• Just got the call from iinet a couple days ago to say FTTB is now available in my apartment. So… I guess I’ll find out in a week if it’s what it’s cracked up to be, if the ’90Mbps max’ capacity makes up for the reduced speeds of having to share (unlike ADSL2+ which is not affected by neighbourhood).

    I am… somewhat uncomfortable that this may end up a step backwards in reliability.

    • Yeah we just got it installed in our area and all the ISPs are advertising “80mbps average evening speed” which would be a downgrade for us on our 100mbps cable plan.

      NBN is a colossal scam and they’ll get my Telstra cable when they pry it from my cold dead hands.

      • Not many people had your speeds before nbn was avaible. You are somewhat unlucky while being lucky to have those speeds in the first place. Upload speeds are also waaaay better on NBN and that’s a huge deal for most.

      • Out of curiosity is that telstra cable on a constant 100? Or is it the usual as per latency/congestion 95-100 speeds?

        Im on an nbn fttp and whilst on a very bad congested day it may dip under 90 on high 80’s ie. 87 to 89 or so… its usually sitting around 95 for speed.

    • I’m on HFC, have been for a few years now. Daily dropouts, periods of poor latency, and often full outages that last half an hour or so. Contacting the ISP to resolve sends me into “NBNCo”-limbo. I know for a fact the issue is the 30-year-old copper in the street as when the tech investigated, I watched the look of horror on his face as it disintegrated in his hands.

      ADSL would have contant connectivity for months at a time. Definitely a step back in terms reliability.

      • I have HFC and get about 90mb all day around the clock. Probably had 4 drops outs total over 3 years. Find a provider that doesn’t BS you. So so so many promise speeds they can only offer on fiber connections. If you have. HFC connection it’s subject to congestion so only go to a provider who promises not to over sell what it can provide.

          • Every provider has to buy its capacity from NBN. To save money they don’t have to buy as much as they sell. if they do that and their customers all jump on, say at peak hour, your internet connection will be absolutely trash. Aussie Broadband are the only company I would trust on a HFC connection. Sure others might be as good but they promise not to over sell. If they can’t make your HFC work, just give up haha

          • From your previous comment it sounded like congestion was related to the HFC, not the carrier. I wouldn’t think a carrier would have any ability to change congestion unless they soley owned the pipe. Is there a difference between HFC and any other medium when the ISP is not purchasing enough bandwidth?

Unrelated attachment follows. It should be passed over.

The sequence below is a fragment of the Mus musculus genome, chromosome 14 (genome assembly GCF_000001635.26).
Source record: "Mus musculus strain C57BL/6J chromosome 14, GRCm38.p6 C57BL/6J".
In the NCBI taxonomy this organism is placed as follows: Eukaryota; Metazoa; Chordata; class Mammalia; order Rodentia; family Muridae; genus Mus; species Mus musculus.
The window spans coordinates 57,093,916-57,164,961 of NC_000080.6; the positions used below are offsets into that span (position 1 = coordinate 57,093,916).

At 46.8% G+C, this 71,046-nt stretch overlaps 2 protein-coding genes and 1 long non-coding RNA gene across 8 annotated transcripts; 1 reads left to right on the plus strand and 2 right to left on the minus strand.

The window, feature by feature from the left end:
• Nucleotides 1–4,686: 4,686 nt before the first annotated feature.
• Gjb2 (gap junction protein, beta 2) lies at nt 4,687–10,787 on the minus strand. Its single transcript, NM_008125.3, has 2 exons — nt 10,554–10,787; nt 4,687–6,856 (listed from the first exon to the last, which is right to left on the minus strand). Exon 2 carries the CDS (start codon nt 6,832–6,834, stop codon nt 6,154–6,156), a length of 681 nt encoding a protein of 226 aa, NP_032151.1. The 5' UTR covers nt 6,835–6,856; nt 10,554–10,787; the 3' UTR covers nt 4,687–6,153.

• Read one of the comments below from Grunt, he gives a nice little round up of how it works. The NBN sells on its network to providers and it has more than enough for us all to have lighting speeds 24/7. It’s up to the providers to make sure they can cover all their customers with the speeds they are paying for.

        • It is most certainly not the provider, the quality of the copper in the ground in my area is certainly not capable. Unless I can find a provider willing to recable the suburb, its not going to make a lick of difference.

          • so you’re on FTTN as its the only form still using copper, as far as i know. very unlucky, easily the worse quality NBN available.

            I’d still find the best provider as it is most definitely subject to congestion. Dont just give up and blame it all on the copper.

      • Funny(?) story…

        TLDR: make sure the phone plug and socket connections are clean and corrosion-free, especially older houses.

        Long version:

        My dad’s place had (FTTN) installed pretty early on and had constant issues – including daily dropouts, trouble connecting (resetting the modem would result in an unstable/unusable connection for 30-45mins and usually drop out 1-2 more times until it would find a stable connection), ping would randomly be higher at times (normally 20 and would jump to 40ish) and even drop out for long periods (12-24hours) here and there.

        Complained to Telstra a few times – they replaced the modem, tried stability profiles, organized a couple of techs to come test things. etc.

        One day it stops working completely – we call up and they send an NBN tech. He does the usual tests and says it’s all working fine and that the issue is where it’s plugged in because it’s not the first socket and that will fix the problems, then packs his stuff and leaves. At this point the modem won’t connect at all and we have no idea where the first socket is (old house with lots of plugs).

        With some help from a mate (over Discord) who use to do this sort of stuff for a living, I pull the covers off around 5-6 sockets (600 series? the large 4 prong style ones) looking for the correct one and have no luck finding it. But while doing this I noticed the contacts were dark… I run a bit of sandpaper over them a few times, plug the modem in, and within less than 1 minute it makes a solid connection, ping is lower than ever before and it runs nice and stable – 6 months later and only couple rare, minor issues since.